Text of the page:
4-20: House passes bill to make old cannabis convictions invisible on court records


HB 246, a bill that would restrict the release of marijuana conviction records of people that occurred before Alaska laws were loosened, was passed by the Alaska House of Representatives on Wednesday.

The bill, now heading to the Senate, would make confidential the records of individuals who have been convicted of minor marijuana crimes, so long as they were not convicted of any other crimes in the same incident. Their pot records would automatically be removed from Court View, the online database for criminal and civil court proceedings. The records would also be removed from some background checks administered by the Department of Public Safety, if requested by the convicted individual.

Alaskans voted in 2014 to legalize the cultivation, sale, and possession of marijuana for those 21 years old or older. Despite this change in state law, some Alaskans remain blocked from employment and housing due to previous marijuana possession convictions that would not be a crime today.

According to a report prepared by Legislative Research, there were more than 700 Alaskans convicted of low-level marijuana crimes between 2007 and 2017. Those convictions can make obtaining housing and gainful employment challenging.

The legislation would allow those previously convicted to move on with their lives.

The bill passed 30-8, with pundits in the Capitol noting that the bill had been delayed since being referred to Rules Committee, not appearing on the House floor unit April 20, or 4-20, a date known by cannabis users as a time to imbibe and celebrate.


  1. I am sorry, but the law was broken at the time and the person knew they were breaking the law. So how many of our laws are going to change and will no longer be applicable to those who committed a crime. Sounds like if Ketanji Jackson has her way it will be pedophilia.

    • Sally, if we, as a state, determine the original law that was broken was an unconstitutional, or unjust, law, then it makes sense to remove the records. Moreover, it is actually your responsibility as a patriot to resist unconstitutional laws rather than conform to them. Recall, if you aided and abetted Jewish people in 1940 in Nazi Germany you would have been viewed as a criminal. Times change. Corrections are made and records corrected. Should we have not provided reparations to Japanese Americans for their wrongful internment during WWII?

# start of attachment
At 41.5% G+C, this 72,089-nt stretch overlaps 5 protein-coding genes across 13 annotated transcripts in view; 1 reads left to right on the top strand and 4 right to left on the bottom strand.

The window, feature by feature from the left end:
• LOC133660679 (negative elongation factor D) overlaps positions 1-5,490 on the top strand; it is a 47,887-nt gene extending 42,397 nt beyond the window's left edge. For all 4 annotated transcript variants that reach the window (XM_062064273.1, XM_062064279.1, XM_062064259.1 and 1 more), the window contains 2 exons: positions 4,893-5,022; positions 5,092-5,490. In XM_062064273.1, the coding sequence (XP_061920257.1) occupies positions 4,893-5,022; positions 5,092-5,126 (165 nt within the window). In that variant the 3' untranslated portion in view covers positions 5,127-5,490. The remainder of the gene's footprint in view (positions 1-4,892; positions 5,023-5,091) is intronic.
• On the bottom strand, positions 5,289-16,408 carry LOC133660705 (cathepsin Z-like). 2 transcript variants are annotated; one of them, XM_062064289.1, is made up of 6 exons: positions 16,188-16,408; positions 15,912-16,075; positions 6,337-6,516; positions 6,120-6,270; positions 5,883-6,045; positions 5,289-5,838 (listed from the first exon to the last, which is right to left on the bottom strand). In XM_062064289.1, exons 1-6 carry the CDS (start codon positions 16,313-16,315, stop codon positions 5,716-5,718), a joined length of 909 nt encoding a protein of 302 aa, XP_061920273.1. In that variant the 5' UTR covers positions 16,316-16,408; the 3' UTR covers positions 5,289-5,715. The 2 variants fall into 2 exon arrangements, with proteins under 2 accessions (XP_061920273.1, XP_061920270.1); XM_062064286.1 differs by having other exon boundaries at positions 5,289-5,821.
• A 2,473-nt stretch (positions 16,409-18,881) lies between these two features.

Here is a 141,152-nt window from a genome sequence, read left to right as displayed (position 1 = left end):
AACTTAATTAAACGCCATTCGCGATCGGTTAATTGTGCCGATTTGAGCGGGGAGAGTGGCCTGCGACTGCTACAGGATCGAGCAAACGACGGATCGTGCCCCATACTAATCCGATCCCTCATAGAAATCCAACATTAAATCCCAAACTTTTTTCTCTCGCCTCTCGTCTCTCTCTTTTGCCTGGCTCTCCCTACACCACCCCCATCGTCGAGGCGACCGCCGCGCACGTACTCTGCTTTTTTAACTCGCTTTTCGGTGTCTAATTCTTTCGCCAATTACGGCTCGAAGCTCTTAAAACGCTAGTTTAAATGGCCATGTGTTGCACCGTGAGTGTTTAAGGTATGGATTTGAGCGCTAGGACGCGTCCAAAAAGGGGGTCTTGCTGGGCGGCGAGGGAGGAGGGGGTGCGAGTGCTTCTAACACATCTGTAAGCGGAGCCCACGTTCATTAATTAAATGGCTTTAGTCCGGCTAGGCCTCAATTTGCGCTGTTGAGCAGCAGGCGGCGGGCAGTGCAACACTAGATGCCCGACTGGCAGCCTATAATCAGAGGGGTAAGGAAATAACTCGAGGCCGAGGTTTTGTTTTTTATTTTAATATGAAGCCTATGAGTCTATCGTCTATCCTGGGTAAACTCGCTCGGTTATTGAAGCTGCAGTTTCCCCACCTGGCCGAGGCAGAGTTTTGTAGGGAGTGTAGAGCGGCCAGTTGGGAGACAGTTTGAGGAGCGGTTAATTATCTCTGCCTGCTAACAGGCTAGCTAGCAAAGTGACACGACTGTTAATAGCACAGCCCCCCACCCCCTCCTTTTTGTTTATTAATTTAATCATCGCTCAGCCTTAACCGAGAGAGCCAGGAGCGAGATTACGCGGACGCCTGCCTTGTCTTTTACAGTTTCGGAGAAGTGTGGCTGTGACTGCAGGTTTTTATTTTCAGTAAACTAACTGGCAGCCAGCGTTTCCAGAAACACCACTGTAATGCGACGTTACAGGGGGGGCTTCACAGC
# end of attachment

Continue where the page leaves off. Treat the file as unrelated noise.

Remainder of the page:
2. The names to be hidden allegedly broke laws that were in effect. Employers are sometimes interested in whether an applicant has a history of abiding by laws.

  3. That’s a mistake. Why only limit it to cannabis law breakers and convicts? Opening a Pandora’s Box with this issue!

    • Precisely–they are indeed innocent. If a black man was convicted of drinking from a “whites-only” drinking fountain in 1963 then his criminal record should rightfully be expunged. Many unconstitutional laws, including marijuana possession, have been stricken. Those who resisted them should not be viewed as criminals but rather patriots resisting tyranny unjustly set upon them.
      For the record, I believe marijuana primarily makes the user stupid and lazy and undermines our culture. However, a clear reading of our constitution reveals gives us the liberty to be foolish as long as we do not infringe upon the liberty of others.

    • Hey, Trig. No they are not innocent — contrary to what Cooganalaska says. What this House Bill does is remove from Court View the “minor” marijuana cases of 18, 19 and 20 year olds that occurred when marijuana was illegal in Alaska. That means that if these people in that age group were convicted of the charge regarding marijuana possession back when it was illegal, they are still guilty of that charge. However, if you were to search for that case in Alaska Court View, it would not show up. So it keeps future employers and landlords from checking a person’s background for that age group and seeing ALL criminal charges that have been made against them, if any.

  4. When you break a law, it really should not matter if the law is later abolished. Your record shows that you were willing to knowingly break a law and that, reflects on a persons character.

  5. Lawlessness. Start scrubbing records it’ll only lead to more purging the system. The potheads knew what they did was wrong. No one forced them to do something illegal. They did it out of rebellion. Since
    marajauna has been made legal, that should be enough, now they can do their bad habit without fearing arrest. They still
    guilty. what they did it was against the law and wrong. Pot business owners, what good do they do for the community. Some business
    owners products are beneficial to families bringing them together making goodlasting memories, pot shop owners destroy lives with stoned out relatives to show their profit.

    • Jen, be careful as you characterize rebellion; never forget, our republic itself was born of it. Your civil rights were born of it. Rebellion is in the DNA of America. We all benefit greatly from it.

  6. Good! I think most would agree that it’s pretty absurd to continue to punish someone for doing something that is no longer illegal.

      • We all break laws every day; it’s impossible to avoid in our overcriminalized society. For example, most people driving on the Glenn exceed the posted speed limit (thereby breaking a law), yet I don’t draw conclusions about those drivers’ character.

        In any case, I think it is downright hypocritical and cruel to continue to punish someone (by way of a felony record and all of the associated effects of such record) for an activity which, today, is perfectly legal. A free society punishes conduct, not mere disobedience, and if a particular conduct is no longer punishable then it should no longer be punished.

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